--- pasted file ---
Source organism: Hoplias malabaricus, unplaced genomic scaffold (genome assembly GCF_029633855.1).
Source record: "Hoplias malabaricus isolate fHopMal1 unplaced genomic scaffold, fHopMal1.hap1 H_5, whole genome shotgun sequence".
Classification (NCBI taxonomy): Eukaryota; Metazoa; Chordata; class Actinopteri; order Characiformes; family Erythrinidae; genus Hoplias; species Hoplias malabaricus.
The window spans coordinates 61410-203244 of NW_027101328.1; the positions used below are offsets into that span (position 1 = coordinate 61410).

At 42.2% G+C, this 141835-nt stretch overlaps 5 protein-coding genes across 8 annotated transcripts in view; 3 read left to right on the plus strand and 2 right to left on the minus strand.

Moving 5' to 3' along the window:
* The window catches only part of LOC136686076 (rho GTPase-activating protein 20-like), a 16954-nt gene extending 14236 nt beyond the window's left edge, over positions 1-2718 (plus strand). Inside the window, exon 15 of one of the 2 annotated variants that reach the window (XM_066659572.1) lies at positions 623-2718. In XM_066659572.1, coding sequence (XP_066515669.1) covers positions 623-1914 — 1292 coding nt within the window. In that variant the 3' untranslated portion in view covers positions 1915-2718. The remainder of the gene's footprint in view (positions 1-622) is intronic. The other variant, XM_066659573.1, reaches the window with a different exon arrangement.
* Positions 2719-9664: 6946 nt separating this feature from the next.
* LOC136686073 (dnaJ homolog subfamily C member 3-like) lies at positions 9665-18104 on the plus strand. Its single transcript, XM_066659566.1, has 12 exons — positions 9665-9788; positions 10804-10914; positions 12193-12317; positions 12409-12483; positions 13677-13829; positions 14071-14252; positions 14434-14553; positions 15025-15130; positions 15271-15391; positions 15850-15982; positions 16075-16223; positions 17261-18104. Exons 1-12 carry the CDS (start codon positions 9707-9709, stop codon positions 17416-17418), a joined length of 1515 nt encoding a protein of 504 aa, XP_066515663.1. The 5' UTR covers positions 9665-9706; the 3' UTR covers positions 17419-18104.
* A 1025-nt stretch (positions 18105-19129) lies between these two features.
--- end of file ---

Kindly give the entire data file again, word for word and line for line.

Source organism: Hoplias malabaricus, unplaced genomic scaffold (genome assembly GCF_029633855.1).
Source record: "Hoplias malabaricus isolate fHopMal1 unplaced genomic scaffold, fHopMal1.hap1 H_5, whole genome shotgun sequence".
Classification (NCBI taxonomy): Eukaryota; Metazoa; Chordata; class Actinopteri; order Characiformes; family Erythrinidae; genus Hoplias; species Hoplias malabaricus.
The window spans coordinates 61410-203244 of NW_027101328.1; the positions used below are offsets into that span (position 1 = coordinate 61410).

At 42.2% G+C, this 141835-nt stretch overlaps 5 protein-coding genes across 8 annotated transcripts in view; 3 read left to right on the plus strand and 2 right to left on the minus strand.

Moving 5' to 3' along the window:
* The window catches only part of LOC136686076 (rho GTPase-activating protein 20-like), a 16954-nt gene extending 14236 nt beyond the window's left edge, over positions 1-2718 (plus strand). Inside the window, exon 15 of one of the 2 annotated variants that reach the window (XM_066659572.1) lies at positions 623-2718. In XM_066659572.1, coding sequence (XP_066515669.1) covers positions 623-1914 — 1292 coding nt within the window. In that variant the 3' untranslated portion in view covers positions 1915-2718. The remainder of the gene's footprint in view (positions 1-622) is intronic. The other variant, XM_066659573.1, reaches the window with a different exon arrangement.
* Positions 2719-9664: 6946 nt separating this feature from the next.
* LOC136686073 (dnaJ homolog subfamily C member 3-like) lies at positions 9665-18104 on the plus strand. Its single transcript, XM_066659566.1, has 12 exons — positions 9665-9788; positions 10804-10914; positions 12193-12317; positions 12409-12483; positions 13677-13829; positions 14071-14252; positions 14434-14553; positions 15025-15130; positions 15271-15391; positions 15850-15982; positions 16075-16223; positions 17261-18104. Exons 1-12 carry the CDS (start codon positions 9707-9709, stop codon positions 17416-17418), a joined length of 1515 nt encoding a protein of 504 aa, XP_066515663.1. The 5' UTR covers positions 9665-9706; the 3' UTR covers positions 17419-18104.
* A 1025-nt stretch (positions 18105-19129) lies between these two features.